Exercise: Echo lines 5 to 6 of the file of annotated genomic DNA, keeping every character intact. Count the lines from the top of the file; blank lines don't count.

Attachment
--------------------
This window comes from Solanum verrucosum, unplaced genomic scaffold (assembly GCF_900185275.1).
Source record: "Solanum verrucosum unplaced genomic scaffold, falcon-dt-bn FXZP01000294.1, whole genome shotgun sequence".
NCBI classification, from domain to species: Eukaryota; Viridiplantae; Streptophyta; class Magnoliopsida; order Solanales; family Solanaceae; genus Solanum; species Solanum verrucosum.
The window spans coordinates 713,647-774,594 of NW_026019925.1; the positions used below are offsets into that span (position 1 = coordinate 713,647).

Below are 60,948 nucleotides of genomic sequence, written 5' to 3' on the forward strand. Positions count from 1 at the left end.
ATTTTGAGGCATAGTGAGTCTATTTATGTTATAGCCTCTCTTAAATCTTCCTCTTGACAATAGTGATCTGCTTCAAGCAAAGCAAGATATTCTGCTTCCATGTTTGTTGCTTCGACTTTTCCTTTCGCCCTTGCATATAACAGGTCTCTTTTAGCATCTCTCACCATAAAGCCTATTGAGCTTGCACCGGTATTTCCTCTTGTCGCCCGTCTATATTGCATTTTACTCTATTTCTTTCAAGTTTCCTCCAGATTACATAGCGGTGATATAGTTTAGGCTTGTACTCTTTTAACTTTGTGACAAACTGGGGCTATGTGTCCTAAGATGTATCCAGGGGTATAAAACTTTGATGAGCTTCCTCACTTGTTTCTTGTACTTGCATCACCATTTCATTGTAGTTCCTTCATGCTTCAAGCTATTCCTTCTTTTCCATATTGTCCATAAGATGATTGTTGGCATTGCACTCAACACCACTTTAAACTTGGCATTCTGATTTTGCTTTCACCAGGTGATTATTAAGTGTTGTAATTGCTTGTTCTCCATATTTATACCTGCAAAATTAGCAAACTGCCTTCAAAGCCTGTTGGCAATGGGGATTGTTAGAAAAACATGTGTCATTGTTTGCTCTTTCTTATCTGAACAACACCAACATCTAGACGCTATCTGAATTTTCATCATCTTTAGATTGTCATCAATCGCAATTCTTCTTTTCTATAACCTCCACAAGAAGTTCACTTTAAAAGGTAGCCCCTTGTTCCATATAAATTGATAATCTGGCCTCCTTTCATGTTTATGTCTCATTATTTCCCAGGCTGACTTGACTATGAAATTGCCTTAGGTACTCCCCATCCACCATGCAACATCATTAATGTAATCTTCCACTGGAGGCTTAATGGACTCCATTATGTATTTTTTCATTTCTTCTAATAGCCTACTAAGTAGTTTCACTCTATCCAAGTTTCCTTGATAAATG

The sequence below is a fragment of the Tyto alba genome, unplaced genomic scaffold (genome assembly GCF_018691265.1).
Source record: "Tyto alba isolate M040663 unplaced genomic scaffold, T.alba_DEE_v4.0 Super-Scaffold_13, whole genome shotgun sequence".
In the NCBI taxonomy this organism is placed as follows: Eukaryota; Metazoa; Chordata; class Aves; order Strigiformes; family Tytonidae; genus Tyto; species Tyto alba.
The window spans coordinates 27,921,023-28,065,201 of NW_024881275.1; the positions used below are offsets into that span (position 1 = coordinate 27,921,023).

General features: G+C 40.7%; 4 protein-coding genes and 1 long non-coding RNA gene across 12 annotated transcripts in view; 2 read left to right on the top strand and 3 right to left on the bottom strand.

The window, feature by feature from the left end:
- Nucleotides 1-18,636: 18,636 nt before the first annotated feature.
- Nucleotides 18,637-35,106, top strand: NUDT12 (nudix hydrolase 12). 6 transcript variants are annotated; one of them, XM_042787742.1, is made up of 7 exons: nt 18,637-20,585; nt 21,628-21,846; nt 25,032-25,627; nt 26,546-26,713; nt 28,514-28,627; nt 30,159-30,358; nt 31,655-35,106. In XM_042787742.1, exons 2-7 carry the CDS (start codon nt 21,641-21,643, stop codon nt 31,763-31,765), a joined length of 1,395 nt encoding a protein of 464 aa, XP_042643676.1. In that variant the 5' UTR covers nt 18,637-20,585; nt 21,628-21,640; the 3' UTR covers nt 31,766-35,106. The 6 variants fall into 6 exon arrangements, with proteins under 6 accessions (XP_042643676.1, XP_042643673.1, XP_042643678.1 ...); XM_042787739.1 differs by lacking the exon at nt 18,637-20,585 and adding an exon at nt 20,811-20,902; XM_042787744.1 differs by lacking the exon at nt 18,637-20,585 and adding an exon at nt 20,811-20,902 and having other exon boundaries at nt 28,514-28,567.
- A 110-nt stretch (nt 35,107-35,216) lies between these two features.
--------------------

Below are 60,948 nucleotides of genomic sequence, written 5' to 3' on the forward strand. Positions count from 1 at the left end.
ATTTTGAGGCATAGTGAGTCTATTTATGTTATAGCCTCTCTTAAATCTTCCTCTTGACAATAGTGATCTGCTTCAAGCAAAGCAAGATATTCTGCTTCCATGTTTGTTGCTTCGACTTTTCCTTTCGCCCTTGCATATAACAGGTCTCTTTTAGCATCTCTCACCATAAAGCCTATTGAGCTTGCACCGGTATTTCCTCTTGTCGCCCGTCTATATTGCATTTTACTCTATTTCTTTCAAGTTTCCTCCAGATTACATAGCGGTGATATAGTTTAGGCTTGTACTCTTTTAACTTTGTGACAAACTGGGGCTATGTGTCCTAAGATGTATCCAGGGGTATAAAACTTTGATGAGCTTCCTCACTTGTTTCTTGTACTTGCATCACCATTTCATTGTAGTTCCTTCATGCTTCAAGCTATTCCTTCTTTTCCATATTGTCCATAAGATGATTGTTGGCATTGCACTCAACACCACTTTAAACTTGGCATTCTGATTTTGCTTTCACCAGGTGATTATTAAGTGTTGTAATTGCTTGTTCTCCATATTTATACCTGCAAAATTAGCAAACTGCCTTCAAAGCCTGTTGGCAATGGGGATTGTTAGAAAAACATGTGTCATTGTTTGCTCTTTCTTATCTGAACAACACCAACATCTAGACGCTATCTGAATTTTCATCATCTTTAGATTGTCATCAATCGCAATTCTTCTTTTCTATAACCTCCACAAGAAGTTCACTTTAAAAGGTAGCCCCTTGTTCCATATAAATTGATAATCTGGCCTCCTTTCATGTTTATGTCTCATTATTTCCCAGGCTGACTTGACTATGAAATTGCCTTAGGTACTCCCCATCCACCATGCAACATCATTAATGTAATCTTCCACTGGAGGCTTAATGGACTCCATTATGTATTTTTTCATTTCTTCTAATAGCCTACTAAGTAGTTTCACTCTATCCAAGTTTCCTTGATAAATG